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American Football: Who is the greatest NFL player of All Time?

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posted on Nov, 4 2005 @ 06:54 PM
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What about Pudge Heflinger [sp.?]?




posted on Nov, 4 2005 @ 07:57 PM
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Sam Huff of the New York football giants, throw in Frank Gifford from the same era....and my personal favorite, Y A Tittle.....

[Edited on 11/4/2005 by toejam]



posted on Nov, 5 2005 @ 07:28 AM
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Originally posted by Gibbs Baby!!!
Nagurski, great name from the past! Didn't he play for Illinois in college?


Actually, he played at Minnesota in college. My original post above has the words: The greatest Player of All Time in hypertext linking to -
www.bronkonagurski.com... but you can't tell what's hypertext in these posts without hovering over it. Or maybe I just did something wrong?

I love those old Giant teams from the '50-s & 60's. Sam Huff may be one of the more overrated players. That defense was designed to funnel everything into the middle so Huff ended up with some inflated stats. His legend grew after a tv special about him called "The Violent World of Sam Huff" was shown. He had a pretty good front 4 to play behind including Jim Katcavage, Andy Robustelli, & Rosey Grier.



posted on Nov, 5 2005 @ 07:34 AM
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Originally posted by yeahright

Actually, he played at Minnesota in college. My original post above has the words: The greatest Player of All Time in hypertext linking to -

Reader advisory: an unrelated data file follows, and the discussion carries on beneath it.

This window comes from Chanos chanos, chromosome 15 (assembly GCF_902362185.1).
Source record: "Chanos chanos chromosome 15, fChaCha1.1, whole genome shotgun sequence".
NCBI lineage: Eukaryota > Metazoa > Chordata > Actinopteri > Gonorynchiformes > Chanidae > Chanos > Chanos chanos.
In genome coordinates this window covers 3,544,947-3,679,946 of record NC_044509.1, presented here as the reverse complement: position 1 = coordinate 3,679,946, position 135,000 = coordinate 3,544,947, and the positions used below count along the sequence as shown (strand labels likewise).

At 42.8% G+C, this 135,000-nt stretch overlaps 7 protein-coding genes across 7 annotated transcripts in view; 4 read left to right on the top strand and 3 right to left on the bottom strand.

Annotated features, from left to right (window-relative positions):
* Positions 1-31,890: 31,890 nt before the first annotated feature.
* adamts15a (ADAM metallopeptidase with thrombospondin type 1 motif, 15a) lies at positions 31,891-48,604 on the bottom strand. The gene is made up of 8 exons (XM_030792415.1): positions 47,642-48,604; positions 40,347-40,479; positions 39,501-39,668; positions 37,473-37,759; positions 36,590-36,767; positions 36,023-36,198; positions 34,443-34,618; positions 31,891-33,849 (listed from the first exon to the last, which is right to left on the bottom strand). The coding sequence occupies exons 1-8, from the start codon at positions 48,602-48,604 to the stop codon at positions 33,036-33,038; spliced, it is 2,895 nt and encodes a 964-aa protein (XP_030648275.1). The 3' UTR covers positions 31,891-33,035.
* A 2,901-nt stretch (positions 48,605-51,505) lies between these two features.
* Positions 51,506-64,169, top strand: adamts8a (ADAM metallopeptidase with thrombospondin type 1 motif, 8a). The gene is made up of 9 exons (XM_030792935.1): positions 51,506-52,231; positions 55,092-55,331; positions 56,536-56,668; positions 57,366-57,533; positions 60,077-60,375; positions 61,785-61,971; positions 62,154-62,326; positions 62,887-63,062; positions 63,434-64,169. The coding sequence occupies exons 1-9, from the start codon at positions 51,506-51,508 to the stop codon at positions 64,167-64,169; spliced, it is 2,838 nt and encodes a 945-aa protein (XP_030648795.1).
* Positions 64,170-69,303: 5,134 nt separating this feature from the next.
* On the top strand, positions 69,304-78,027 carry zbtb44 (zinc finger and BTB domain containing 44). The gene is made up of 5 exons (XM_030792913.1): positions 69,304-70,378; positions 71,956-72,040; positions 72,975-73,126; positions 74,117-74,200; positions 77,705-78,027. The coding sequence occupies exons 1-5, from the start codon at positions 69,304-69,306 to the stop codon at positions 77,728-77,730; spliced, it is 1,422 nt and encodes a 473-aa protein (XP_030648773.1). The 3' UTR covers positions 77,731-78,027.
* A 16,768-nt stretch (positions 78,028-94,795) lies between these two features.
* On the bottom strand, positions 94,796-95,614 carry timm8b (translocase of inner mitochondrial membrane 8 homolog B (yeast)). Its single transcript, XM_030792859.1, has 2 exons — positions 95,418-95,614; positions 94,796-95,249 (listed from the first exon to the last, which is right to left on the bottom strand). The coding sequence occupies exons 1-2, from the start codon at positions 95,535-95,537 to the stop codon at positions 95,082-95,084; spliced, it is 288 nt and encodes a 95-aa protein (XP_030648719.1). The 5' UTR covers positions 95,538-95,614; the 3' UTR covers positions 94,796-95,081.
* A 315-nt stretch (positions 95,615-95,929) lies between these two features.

www.bronkonagurski.com... but you can't tell what's hypertext in these posts without hovering over it. Or maybe I just did something wrong?


Thanks man. You did nothing wrong, that's just the way that links show up on here. It's one of the few complaints that I have about the site, I often throw links in posts that I don't know if people see or not.



posted on Nov, 19 2005 @ 11:24 AM
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Taking a note from the Trivia thread, here are my top 10 QB's. As a side note, I'm not old enough to remember most of these guys, but I think that the results speak for themselves.

10. Peyton Manning - Probably will be higher on the list by the end of his career, but championships are very important in my view. Tom Brady would easily fit into this spot for that reason, but I think that peyton has more of an upside on his career to come.

9. Joe Namath - His guarantee re-designed the league and the Super Bowl. The game would be vastly different without him.

8. Dan Marino - It's a shame that he never won the ig one, and in fact only got there once. The guy was amazing, and shattered records. If he would have had a great D to go along with him, the 'fins would have been unstoppable.

7. Slingin' Sammy Baugh - Speaking of changing the game. Sammy, the only Redskin represented on this list, he helped establish the
forward pass as an option to the run. It is hard to imagine what he would be like with the modern rules that favor passing.

6. Jim Kelly - What, no championship rings? Does it really matter? This guy led his team to the Super Bowl
4 years in a row! That is a feat that is likely to not be acheived again in my lifetime. And he was largely responsible for the success of the team, as he led them in the no-huddle offense, and he chose the majority of the plays they made. I think that he would be a great coach, and hope that he gets to those ransk soon.